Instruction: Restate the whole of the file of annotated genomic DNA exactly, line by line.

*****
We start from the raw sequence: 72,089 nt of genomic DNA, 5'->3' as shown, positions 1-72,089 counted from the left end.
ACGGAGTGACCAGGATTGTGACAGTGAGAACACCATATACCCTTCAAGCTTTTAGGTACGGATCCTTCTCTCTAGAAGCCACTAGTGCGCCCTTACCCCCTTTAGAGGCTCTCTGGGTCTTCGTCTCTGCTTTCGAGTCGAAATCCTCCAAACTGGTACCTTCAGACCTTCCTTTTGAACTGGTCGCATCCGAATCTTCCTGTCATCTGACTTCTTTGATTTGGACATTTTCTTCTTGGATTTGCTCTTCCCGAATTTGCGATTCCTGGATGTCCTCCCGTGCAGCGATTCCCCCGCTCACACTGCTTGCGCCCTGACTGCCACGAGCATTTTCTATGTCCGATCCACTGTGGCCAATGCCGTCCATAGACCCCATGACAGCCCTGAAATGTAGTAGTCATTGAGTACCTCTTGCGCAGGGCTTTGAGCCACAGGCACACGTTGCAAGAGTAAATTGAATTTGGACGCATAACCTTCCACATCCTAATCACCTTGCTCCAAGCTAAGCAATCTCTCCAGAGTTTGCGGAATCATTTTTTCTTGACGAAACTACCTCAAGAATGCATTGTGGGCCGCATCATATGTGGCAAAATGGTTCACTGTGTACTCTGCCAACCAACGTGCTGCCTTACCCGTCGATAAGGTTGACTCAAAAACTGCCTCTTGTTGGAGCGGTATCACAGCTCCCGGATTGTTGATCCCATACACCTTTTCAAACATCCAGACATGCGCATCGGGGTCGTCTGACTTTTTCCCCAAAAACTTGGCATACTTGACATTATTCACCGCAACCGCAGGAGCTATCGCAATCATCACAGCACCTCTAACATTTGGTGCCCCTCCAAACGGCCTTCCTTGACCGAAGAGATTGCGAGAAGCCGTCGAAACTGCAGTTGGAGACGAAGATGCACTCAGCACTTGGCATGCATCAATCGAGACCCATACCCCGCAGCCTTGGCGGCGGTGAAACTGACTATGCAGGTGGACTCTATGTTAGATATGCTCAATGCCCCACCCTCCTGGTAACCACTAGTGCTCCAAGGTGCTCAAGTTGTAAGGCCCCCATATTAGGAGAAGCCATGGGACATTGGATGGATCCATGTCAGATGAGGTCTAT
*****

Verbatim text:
We start from the raw sequence: 72,089 nt of genomic DNA, 5'->3' as shown, positions 1-72,089 counted from the left end.
ACGGAGTGACCAGGATTGTGACAGTGAGAACACCATATACCCTTCAAGCTTTTAGGTACGGATCCTTCTCTCTAGAAGCCACTAGTGCGCCCTTACCCCCTTTAGAGGCTCTCTGGGTCTTCGTCTCTGCTTTCGAGTCGAAATCCTCCAAACTGGTACCTTCAGACCTTCCTTTTGAACTGGTCGCATCCGAATCTTCCTGTCATCTGACTTCTTTGATTTGGACATTTTCTTCTTGGATTTGCTCTTCCCGAATTTGCGATTCCTGGATGTCCTCCCGTGCAGCGATTCCCCCGCTCACACTGCTTGCGCCCTGACTGCCACGAGCATTTTCTATGTCCGATCCACTGTGGCCAATGCCGTCCATAGACCCCATGACAGCCCTGAAATGTAGTAGTCATTGAGTACCTCTTGCGCAGGGCTTTGAGCCACAGGCACACGTTGCAAGAGTAAATTGAATTTGGACGCATAACCTTCCACATCCTAATCACCTTGCTCCAAGCTAAGCAATCTCTCCAGAGTTTGCGGAATCATTTTTTCTTGACGAAACTACCTCAAGAATGCATTGTGGGCCGCATCATATGTGGCAAAATGGTTCACTGTGTACTCTGCCAACCAACGTGCTGCCTTACCCGTCGATAAGGTTGACTCAAAAACTGCCTCTTGTTGGAGCGGTATCACAGCTCCCGGATTGTTGATCCCATACACCTTTTCAAACATCCAGACATGCGCATCGGGGTCGTCTGACTTTTTCCCCAAAAACTTGGCATACTTGACATTATTCACCGCAACCGCAGGAGCTATCGCAATCATCACAGCACCTCTAACATTTGGTGCCCCTCCAAACGGCCTTCCTTGACCGAAGAGATTGCGAGAAGCCGTCGAAACTGCAGTTGGAGACGAAGATGCACTCAGCACTTGGCATGCATCAATCGAGACCCATACCCCGCAGCCTTGGCGGCGGTGAAACTGACTATGCAGGTGGACTCTATGTTAGATATGCTCAATGCCCCACCCTCCTGGTAACCACTAGTGCTCCAAGGTGCTCAAGTTGTAAGGCCCCCATATTAGGAGAAGCCATGGGACATTGGATGGATCCATGTCAGATGAGGTCTAT